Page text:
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Senate Legalizes Possibility of More Sanity In The Territory

evlyn carlin

     Dr. Evlyn Carlin



CHARLOTTE AMALIE – Graduates of the University of the Virgin Islands Master of Arts in Psychology program will now be eligible to become licensed counselors in the U.S. Virgin Islands.

Bill No. 31-0134, which passed the 31st V.I. Legislature on Jan. 26, establishes the Virgin Islands Board of Licensed Counselors and Examiners to provide licensure to those who intend to work as private counselors in the territory.

“This measure will permit more graduates of UVI to provide important psychological services to the people of the Virgin Islands,” said UVI President David Hall. “Our mental health needs in the territory and the mainland continue to grow, and we need qualified individuals, who are licensed by an independent body, to properly address those needs. I applaud Senator Sanes, the other members of the 31st Legislature, and Governor Mapp for supporting this important initiative.”

Prior to this legislation, the only licensing available to professional counselors was a kind of business license, which forced UVI graduates to leave the territory for proper certification and credentials – or go to work for an agency.

“The new legislation is going to be a huge boost to consumers of mental health services in the territory,” said Dr. Evlyn Carlin, visiting assistant professor and program coordinator of the Master of Arts in Psychology program at UVI. “It is also invaluable to this graduate program, and should increase enrollment.”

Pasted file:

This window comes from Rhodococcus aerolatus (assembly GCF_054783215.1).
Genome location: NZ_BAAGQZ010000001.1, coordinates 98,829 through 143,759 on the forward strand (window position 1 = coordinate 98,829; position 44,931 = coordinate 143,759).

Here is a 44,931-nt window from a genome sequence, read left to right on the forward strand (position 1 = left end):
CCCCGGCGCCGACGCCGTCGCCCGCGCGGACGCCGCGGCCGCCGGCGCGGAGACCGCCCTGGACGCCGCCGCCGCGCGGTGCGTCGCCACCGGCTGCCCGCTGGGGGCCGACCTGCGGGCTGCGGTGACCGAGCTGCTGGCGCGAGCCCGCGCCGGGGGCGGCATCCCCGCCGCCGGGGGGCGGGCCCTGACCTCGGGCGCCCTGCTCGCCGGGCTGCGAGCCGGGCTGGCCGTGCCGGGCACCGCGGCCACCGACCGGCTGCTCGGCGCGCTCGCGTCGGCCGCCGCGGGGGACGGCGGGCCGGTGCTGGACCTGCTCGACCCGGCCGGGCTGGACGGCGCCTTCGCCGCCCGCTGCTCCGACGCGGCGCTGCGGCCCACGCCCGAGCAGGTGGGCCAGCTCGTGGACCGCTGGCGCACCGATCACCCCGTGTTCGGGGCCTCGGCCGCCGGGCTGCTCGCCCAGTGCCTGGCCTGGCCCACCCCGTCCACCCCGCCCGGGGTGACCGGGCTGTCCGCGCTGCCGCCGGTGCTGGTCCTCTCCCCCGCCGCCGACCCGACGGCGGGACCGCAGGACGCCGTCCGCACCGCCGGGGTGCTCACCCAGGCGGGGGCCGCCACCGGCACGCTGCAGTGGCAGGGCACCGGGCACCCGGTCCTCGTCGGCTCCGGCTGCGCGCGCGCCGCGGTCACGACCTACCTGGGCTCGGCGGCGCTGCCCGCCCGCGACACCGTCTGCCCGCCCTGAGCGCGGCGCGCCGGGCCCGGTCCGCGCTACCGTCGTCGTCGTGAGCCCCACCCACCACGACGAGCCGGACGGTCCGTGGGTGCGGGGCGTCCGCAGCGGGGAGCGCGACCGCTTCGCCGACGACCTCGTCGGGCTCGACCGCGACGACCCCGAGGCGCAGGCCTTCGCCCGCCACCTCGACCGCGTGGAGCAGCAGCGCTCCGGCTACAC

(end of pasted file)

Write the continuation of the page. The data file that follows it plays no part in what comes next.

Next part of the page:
The licensure exam will test each candidate’s training, academic knowledge and grasp of professional ethics. The V.I. Board of Licensed Counselors and Examiners will be composed of seven members appointed by the governor, with the advice and consent of the Legislature.

Once a counselor has obtained a license, she or he must follow all of the rules, regulations, and ethical codes of the new Board of Counselors, along with meeting the continuing education requirements established by the board.

“This measure will allow for the sound regulation and licensure of persons seeking to provide counseling services,” said Gov. Kenneth Mapp. “As the Territory embarks to rebuild and strengthen its mental health division and access to mental health treatment, such a measure is a necessary catalyst to ensure that we have qualified individuals in the Territory to supply the demand of the territory.”

The process started in the 1990’s with the American Counseling Association of the Virgin Islands (ACAVI) advocating for a bill that would establish a board to license counselors.

Berlina Wallace-Berube, a student in the UVI MA Psychology program who testified before the Senate in support of the bill and who is also the president of ACAVI, said that she is grateful to Sen. Sammuel Sanes for proposing the bill; to Sen. Marvin Blyden for co-sponsoring the bill; and for the additional support of Edward Browne, chairperson of the ACAVI Licensure and Government Relations Committee.

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The Author

John McCarthy

John McCarthy

John McCarthy is primarily known for his investigative reporting on the U.S. Virgin Islands. A series of reports beginning in the 1990's revealed that there was everything from coliform bacteria to Cryptosporidium in locally-bottled St. Croix drinking water, according to a then-unpublished University of the Virgin Islands sampling. Another report, following Hurricane Hugo in 1989, cited a Federal Emergency Management Agency (FEMA) confidential overview that said that over 50 percent of the U.S. Virgin Islands public lives below the poverty line. The Virgin Islands Free Press is the only Caribbean news source to regularly incorporate the findings of U.S. Freedom of Information Act requests. John's articles have appeared in the BVI Beacon, St. Croix Avis, San Juan Star and Virgin Islands Daily News. He is the former news director of WSVI-TV Channel 8 on St. Croix.

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